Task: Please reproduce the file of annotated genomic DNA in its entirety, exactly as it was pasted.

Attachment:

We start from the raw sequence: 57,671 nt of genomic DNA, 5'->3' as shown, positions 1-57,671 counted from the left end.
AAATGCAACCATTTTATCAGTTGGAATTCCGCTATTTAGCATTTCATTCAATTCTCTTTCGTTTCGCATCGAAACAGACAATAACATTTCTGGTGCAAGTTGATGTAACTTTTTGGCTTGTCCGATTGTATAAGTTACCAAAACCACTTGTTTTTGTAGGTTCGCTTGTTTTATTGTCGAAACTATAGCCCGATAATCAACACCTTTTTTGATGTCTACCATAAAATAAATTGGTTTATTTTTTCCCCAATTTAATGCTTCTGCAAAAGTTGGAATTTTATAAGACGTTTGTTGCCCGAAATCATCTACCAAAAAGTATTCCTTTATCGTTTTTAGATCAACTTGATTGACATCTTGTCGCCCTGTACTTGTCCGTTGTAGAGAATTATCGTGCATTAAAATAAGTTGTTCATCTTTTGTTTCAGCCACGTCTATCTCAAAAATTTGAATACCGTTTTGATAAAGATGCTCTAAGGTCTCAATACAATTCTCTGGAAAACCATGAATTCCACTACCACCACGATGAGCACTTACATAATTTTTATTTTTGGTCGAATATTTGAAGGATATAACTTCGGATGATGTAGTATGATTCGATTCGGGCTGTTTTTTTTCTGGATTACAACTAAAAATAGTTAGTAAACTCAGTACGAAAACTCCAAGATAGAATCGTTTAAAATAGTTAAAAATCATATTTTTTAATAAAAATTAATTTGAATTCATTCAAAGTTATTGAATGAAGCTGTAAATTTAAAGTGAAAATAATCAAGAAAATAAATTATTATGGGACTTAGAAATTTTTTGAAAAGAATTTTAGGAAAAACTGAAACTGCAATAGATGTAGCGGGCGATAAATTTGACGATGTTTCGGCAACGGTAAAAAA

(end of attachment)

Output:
We start from the raw sequence: 57,671 nt of genomic DNA, 5'->3' as shown, positions 1-57,671 counted from the left end.
AAATGCAACCATTTTATCAGTTGGAATTCCGCTATTTAGCATTTCATTCAATTCTCTTTCGTTTCGCATCGAAACAGACAATAACATTTCTGGTGCAAGTTGATGTAACTTTTTGGCTTGTCCGATTGTATAAGTTACCAAAACCACTTGTTTTTGTAGGTTCGCTTGTTTTATTGTCGAAACTATAGCCCGATAATCAACACCTTTTTTGATGTCTACCATAAAATAAATTGGTTTATTTTTTCCCCAATTTAATGCTTCTGCAAAAGTTGGAATTTTATAAGACGTTTGTTGCCCGAAATCATCTACCAAAAAGTATTCCTTTATCGTTTTTAGATCAACTTGATTGACATCTTGTCGCCCTGTACTTGTCCGTTGTAGAGAATTATCGTGCATTAAAATAAGTTGTTCATCTTTTGTTTCAGCCACGTCTATCTCAAAAATTTGAATACCGTTTTGATAAAGATGCTCTAAGGTCTCAATACAATTCTCTGGAAAACCATGAATTCCACTACCACCACGATGAGCACTTACATAATTTTTATTTTTGGTCGAATATTTGAAGGATATAACTTCGGATGATGTAGTATGATTCGATTCGGGCTGTTTTTTTTCTGGATTACAACTAAAAATAGTTAGTAAACTCAGTACGAAAACTCCAAGATAGAATCGTTTAAAATAGTTAAAAATCATATTTTTTAATAAAAATTAATTTGAATTCATTCAAAGTTATTGAATGAAGCTGTAAATTTAAAGTGAAAATAATCAAGAAAATAAATTATTATGGGACTTAGAAATTTTTTGAAAAGAATTTTAGGAAAAACTGAAACTGCAATAGATGTAGCGGGCGATAAATTTGACGATGTTTCGGCAACGGTAAAAAA